Graphics - Published on Wednesday, 30 August 2006 20:22 Written by Marcus Hultin
When ATI was about to launch its X1950XTX, it invited the press to a conference in Berlin. The highlight of the agenda was Joe Macri's presentation of GDDR4. We received information and were enlightened that Joe Macri is a rarely seen guy you don't want to miss. Joe Macri is simply an ATI coworker that also sits on the JEDEC board of directors. The day before the conference we, a couple of editors and ATI employees, decided to head out in the night of Berlin to get some food and drink a few beers. It didn't take long before we all understood that Joe Macri is truly passionate about his work. As soon as he gets a question he expands it and replies with a very simple answer, sometimes it got a bit spooky considering how well he can articulate himself without having anything prepared. He also has a special ability to make everything sound very simple. I don't think I've ever heard so many metaphors spoken at the same table as when Joe Macri tells ”the story of GDDR4” at a small restaurant on Fredichstrasse in Berlin. Unfortunately the story is way too long for us to be able to present it here, but we can at least start with telling you that GDDR4 has been the goal they set up five years ago, when they first started developing GDDR.
The fundamental changes that have been made since GDDR3 are reducing the VDD noise (voltage) and optimized the signals in general. They've also created something called Double Pumped Address Bus. A new technology that makes it possible for GDDR4 to use only half as many physical connections (pins, or balls) to communicate. The now available connections are instead use for power which opens up the possibility for higher speeds. DPAB in itself also contributes to a slightly reduced power consumption. In other words, the goal has been to deliver faster memories with lower power consumption. GDDR4 brings about 30% lower consumption than GDDR3 at the same frequency. Something they've been able to achieve thanks to a number of improvements of the communication and power consumption.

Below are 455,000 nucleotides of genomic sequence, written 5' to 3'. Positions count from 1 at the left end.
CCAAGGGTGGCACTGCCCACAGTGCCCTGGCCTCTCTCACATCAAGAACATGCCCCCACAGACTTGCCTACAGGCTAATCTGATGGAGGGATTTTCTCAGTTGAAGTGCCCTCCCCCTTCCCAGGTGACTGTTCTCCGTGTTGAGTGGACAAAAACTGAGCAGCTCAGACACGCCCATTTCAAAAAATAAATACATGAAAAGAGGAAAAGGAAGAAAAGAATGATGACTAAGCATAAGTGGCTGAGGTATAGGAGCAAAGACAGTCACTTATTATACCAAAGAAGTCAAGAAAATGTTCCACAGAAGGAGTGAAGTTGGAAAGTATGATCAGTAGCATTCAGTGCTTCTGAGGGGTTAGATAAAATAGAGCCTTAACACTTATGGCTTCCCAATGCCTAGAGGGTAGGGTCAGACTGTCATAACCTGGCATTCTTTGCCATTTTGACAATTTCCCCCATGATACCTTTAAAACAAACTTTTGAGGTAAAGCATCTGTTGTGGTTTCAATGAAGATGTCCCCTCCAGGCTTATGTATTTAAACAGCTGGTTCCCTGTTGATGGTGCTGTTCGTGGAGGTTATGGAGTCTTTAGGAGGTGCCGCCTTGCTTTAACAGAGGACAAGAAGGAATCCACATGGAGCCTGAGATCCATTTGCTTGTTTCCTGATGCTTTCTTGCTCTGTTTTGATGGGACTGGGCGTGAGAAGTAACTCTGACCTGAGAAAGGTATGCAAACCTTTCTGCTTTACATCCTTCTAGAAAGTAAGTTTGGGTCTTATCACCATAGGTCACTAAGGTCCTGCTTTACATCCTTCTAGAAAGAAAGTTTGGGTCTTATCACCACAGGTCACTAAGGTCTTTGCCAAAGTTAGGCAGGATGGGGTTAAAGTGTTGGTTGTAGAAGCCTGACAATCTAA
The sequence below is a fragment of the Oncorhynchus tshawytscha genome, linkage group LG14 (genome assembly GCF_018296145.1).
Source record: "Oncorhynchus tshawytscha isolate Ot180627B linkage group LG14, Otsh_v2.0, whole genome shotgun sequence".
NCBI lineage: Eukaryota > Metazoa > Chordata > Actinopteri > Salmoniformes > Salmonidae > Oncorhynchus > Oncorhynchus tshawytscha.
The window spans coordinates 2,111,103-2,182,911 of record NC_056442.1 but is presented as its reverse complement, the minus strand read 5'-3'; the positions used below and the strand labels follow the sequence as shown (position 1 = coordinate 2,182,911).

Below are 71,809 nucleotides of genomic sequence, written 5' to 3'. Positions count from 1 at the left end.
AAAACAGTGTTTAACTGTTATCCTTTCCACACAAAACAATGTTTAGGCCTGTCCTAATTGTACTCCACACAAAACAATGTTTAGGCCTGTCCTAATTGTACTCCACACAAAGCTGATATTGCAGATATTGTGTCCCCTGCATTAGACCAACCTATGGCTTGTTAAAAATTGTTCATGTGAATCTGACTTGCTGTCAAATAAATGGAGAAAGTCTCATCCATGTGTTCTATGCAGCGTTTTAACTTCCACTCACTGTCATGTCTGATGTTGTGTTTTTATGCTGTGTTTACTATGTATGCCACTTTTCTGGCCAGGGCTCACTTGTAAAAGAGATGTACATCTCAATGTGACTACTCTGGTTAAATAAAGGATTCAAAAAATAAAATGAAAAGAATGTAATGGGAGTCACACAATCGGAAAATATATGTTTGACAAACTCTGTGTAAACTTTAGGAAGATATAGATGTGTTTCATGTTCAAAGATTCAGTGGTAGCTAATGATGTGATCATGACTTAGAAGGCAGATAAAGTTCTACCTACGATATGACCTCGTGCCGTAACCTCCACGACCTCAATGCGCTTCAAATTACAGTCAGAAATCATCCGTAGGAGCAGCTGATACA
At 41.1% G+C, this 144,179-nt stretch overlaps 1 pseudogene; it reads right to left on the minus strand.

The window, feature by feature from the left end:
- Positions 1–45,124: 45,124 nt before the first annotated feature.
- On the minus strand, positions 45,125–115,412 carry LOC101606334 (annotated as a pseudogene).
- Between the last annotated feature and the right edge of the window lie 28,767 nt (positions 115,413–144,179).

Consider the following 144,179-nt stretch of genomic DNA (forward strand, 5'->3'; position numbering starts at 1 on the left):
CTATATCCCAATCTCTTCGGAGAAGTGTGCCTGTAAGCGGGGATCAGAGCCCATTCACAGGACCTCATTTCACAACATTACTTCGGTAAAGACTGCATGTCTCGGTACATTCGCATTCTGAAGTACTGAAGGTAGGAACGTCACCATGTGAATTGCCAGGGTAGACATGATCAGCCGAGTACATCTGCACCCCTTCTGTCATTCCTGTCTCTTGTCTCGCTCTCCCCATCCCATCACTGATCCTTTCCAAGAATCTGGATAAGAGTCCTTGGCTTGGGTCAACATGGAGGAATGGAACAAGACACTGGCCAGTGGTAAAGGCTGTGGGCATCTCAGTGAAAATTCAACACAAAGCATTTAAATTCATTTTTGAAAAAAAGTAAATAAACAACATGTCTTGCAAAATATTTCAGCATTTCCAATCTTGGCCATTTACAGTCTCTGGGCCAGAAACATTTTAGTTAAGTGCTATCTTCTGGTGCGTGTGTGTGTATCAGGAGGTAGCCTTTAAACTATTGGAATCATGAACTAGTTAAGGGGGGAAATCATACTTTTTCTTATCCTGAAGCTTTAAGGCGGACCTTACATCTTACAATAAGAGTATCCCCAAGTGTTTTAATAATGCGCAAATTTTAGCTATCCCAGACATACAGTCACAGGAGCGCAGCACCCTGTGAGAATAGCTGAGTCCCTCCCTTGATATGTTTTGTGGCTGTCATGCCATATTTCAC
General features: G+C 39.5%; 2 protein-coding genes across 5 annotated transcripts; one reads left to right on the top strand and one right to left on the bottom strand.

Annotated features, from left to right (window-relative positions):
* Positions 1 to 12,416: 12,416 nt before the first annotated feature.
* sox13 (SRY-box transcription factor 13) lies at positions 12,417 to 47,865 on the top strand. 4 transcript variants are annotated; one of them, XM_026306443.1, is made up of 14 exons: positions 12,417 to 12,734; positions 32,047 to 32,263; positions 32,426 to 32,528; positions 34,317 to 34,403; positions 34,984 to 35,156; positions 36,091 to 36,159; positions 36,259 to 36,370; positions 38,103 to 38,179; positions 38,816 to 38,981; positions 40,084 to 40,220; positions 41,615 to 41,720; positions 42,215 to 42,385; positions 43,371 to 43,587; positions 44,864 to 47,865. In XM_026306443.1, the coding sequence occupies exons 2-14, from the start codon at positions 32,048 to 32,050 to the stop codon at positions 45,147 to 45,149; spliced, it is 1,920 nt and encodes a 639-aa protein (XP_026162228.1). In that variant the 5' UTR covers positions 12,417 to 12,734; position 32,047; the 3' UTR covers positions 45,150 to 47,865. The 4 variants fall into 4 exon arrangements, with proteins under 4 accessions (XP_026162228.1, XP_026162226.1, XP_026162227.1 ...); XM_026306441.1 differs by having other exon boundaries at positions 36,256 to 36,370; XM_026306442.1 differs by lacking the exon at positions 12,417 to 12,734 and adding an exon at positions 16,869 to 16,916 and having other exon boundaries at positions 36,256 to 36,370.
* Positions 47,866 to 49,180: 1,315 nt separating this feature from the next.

The chip used with our X1950XTX are made by Samsung and ranked at 0.90ns. They use 1.9V which is slightly lower than what we've seen with 1.1ns ranked GDDR3. The first tests show that the memory overclocks divinely at default voltage. 1143MHz (2286MHz DDR) is achieved without any fuss. Unfortunately we can't set the frequency any higher with the overclocking tools that are available today. We hope that Mikael at TPU, the creator of ATItool, will solve this problem soon so that we can really test the potential of these memories.
We will continue with testing the memories' efficiency relative the GPU on the next page.
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